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Return to Hammers Slammers Galleries page Specialists: ARV, Ambulances and Combat Engineers
How abut some formalised rules for these specialist units? A question was raised by Patrick Sexton and his group for how best to address using specialist TUs in a game setting so, based on that, here are some ideas to try out...
John Treadaway - October 2016
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Previously, some forces have had a vehicle or team added which can be a recovery vehicle but it's all been a bit vague as to what these TUs actually do, and certainly they’ve not been handled in a consistent way. Ambulances are not covered at all and nor are combat engineers except that mine clearing is covered in the basic rules. So, dealing with these issues: ARVs Any force can have an Armoured Recovery Vehicle on the basis of adding one per detachment. Those that have them already optioned in their force listings (the Thunderbolt Division, for example) may add a second vehicle. They should not be heavily armed but are generally about the same - points cost, movement, defensive value and armament - as a command vehicle. They should be modelled with a crane, dozer blade etc. Effect An ARV functions much like the detachment Elite Skill Field Mechanic but tends to be cheaper (points wise). It can fix a vehicle's damage - the 1-4 rolls though not the 5 and 6 rolls - in game on a quality roll. Movement must be paid for by the allocation of leadership points from a commander or a pool. In any given turn the ARV must draw along side (within Point Blank range) a vehicle during it's movement phase and stop. A quality roll is then made to achieve a success.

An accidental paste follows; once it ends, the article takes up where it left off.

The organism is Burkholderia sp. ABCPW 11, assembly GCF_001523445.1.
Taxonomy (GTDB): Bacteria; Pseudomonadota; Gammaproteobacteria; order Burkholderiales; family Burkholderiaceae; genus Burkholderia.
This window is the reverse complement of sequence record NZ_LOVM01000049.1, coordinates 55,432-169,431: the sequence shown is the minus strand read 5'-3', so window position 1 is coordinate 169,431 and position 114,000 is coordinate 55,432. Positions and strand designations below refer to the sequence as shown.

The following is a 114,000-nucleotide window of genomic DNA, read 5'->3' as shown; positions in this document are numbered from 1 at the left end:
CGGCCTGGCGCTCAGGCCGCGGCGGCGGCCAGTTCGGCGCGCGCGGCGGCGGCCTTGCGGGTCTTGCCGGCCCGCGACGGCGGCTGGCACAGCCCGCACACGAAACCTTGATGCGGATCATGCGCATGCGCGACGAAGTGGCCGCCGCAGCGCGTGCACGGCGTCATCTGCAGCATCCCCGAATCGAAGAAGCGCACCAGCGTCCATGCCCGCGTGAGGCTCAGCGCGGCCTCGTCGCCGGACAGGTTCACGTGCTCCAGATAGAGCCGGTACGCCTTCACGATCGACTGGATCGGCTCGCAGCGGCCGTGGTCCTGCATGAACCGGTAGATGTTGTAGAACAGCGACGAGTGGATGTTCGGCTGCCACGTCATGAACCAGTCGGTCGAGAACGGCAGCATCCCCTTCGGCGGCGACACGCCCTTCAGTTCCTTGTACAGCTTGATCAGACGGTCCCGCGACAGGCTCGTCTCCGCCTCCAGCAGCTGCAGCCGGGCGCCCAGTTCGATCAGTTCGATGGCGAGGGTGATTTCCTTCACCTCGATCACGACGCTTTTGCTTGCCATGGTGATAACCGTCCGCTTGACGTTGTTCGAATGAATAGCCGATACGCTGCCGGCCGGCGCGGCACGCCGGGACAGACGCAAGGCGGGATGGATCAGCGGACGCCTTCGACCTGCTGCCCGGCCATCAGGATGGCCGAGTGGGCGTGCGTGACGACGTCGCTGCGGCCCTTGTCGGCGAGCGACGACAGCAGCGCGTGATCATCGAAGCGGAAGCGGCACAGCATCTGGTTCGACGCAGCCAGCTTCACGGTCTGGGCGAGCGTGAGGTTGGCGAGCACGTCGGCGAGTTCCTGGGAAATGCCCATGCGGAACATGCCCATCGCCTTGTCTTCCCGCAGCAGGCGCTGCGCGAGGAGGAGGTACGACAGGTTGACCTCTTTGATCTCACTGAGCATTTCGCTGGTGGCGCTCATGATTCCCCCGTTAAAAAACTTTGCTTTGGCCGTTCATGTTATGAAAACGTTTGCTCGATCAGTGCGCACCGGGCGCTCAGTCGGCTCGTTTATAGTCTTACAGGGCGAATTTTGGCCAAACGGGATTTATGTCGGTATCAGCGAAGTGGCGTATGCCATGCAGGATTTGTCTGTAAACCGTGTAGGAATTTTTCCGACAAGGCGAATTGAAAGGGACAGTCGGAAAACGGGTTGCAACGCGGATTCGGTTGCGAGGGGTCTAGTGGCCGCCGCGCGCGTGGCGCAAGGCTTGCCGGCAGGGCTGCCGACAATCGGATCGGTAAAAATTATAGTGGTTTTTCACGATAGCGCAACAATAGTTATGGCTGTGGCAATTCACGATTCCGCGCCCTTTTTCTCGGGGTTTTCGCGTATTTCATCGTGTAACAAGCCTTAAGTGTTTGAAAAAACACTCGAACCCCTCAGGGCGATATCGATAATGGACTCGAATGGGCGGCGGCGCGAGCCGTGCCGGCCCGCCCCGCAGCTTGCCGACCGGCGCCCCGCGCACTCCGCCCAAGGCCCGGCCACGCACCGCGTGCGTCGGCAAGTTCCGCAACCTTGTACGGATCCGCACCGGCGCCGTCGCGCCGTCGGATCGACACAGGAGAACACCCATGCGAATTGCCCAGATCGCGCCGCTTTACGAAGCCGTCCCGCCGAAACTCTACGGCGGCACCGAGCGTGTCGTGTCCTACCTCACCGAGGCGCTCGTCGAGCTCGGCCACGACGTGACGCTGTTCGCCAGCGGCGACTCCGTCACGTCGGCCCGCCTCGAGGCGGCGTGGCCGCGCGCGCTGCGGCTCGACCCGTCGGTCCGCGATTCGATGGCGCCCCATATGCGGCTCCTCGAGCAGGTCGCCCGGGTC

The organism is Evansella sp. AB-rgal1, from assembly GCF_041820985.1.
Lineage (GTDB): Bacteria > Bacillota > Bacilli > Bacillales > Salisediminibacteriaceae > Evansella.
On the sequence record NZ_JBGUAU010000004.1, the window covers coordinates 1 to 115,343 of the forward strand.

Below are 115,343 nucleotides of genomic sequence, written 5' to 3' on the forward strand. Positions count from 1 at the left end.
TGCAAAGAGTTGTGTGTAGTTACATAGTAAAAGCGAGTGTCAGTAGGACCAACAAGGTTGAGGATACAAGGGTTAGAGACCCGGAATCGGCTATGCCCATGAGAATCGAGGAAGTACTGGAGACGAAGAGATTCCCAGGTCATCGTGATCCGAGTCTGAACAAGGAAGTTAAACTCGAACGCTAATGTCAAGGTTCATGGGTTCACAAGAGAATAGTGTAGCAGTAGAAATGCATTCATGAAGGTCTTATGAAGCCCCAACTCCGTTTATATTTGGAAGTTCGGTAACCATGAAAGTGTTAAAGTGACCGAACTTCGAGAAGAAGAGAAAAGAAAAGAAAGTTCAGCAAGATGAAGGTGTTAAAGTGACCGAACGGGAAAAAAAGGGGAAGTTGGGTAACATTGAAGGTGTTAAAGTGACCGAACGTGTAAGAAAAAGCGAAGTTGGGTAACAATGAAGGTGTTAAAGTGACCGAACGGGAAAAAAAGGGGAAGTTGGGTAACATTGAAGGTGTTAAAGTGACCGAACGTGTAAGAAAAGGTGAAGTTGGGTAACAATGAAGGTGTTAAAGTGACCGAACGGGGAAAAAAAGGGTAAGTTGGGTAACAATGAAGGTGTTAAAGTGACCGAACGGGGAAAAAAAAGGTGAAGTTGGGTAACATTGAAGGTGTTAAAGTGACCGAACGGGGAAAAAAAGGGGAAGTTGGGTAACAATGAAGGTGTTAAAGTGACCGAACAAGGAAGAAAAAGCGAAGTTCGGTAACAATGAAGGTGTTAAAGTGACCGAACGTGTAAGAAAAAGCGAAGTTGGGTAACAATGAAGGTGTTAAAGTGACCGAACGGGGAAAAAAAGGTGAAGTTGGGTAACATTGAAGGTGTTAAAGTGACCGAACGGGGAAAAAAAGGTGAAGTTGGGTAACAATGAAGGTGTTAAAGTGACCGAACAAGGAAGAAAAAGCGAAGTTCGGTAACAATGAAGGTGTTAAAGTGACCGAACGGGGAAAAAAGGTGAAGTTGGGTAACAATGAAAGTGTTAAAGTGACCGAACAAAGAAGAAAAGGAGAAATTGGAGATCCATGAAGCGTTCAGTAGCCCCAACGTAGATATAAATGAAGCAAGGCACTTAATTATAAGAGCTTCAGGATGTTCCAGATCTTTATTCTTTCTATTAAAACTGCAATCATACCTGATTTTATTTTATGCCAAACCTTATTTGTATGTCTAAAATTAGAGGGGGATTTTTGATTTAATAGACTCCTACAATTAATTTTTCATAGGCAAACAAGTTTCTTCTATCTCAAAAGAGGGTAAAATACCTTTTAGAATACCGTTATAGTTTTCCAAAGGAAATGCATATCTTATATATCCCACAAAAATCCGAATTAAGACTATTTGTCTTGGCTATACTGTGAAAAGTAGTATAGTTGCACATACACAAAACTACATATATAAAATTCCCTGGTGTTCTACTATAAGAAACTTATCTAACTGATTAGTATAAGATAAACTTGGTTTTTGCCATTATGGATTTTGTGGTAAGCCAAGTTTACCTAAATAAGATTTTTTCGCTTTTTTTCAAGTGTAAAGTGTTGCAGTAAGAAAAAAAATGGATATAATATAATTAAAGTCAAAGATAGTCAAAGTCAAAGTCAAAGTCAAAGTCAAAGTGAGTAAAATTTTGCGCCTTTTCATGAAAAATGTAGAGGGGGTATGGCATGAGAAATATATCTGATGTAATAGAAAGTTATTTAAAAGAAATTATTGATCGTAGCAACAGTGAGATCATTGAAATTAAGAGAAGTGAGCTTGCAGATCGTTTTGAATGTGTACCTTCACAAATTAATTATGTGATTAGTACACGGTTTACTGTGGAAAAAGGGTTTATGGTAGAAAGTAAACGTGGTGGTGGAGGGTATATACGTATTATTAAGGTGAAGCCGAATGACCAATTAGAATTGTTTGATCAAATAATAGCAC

If the ARV can stop alongside more than one vehicle (maybe two or even three are parked close enough together) it may simultaneously work on as many as it has within Point Blank. In a campaign game, vehicles destroyed on a 5  (not a 6) on a winning side may also be recovered on a quality roll as battlefield wrecks and put back into service. Obviously those destroyed on a 6 are so much scrap metal… Combat Engineer Vehicles Tending to look more like armoured bulldozers than the ARVs, these can be employed on exactly the same basis: one per detachment,  weapons, cost and defensive stats as the regular command vehicle. However, these specialists are graded one training level higher than regular troops: Untrained have Trained CEVs; Trained have Veteran; Veteran have Elites but so do Elites (there's are not one level better). Effect There function is to move to an area and - for the application of a Quality Roll (costing a Leadership Point) dig some sort of infantry scrape or vehicle hull down. These would be big enough for two infantry TUs or one vehicle TU, irrespective of size (assuming that the forces involved buy suitably large machinery to handle their own AFVs…). If the QR is failed (maybe the ground was a bit rocky) then a second attempt may be made using the 1-2-4 rule costing 2LPs. Similar a Third can be tried and - if that fails - the
Thunderbolt Division ARV the Br48PS
solid rock your men have deployed on is going to need explosives or similar and is outside of the scope - and the timescale - of a game. A scrape/foxhole can be a single big one for two infantry TUs or two smaller ones (1 TU each) within Point Blank of each other. Each will add obscuration to hit (+1) and Soft Cover (+1) for the infantry. A second turn could be spent deepening these meaning the latter is increased to Hard Cover (+2). An AFV can occupy a position scraped by a CEV and it will become 'Hull Down' and gain 1DV  (usually to the front) and obscuration making them - again - harder to hit (+1).
Thunderbolt Division ARV the Br48PS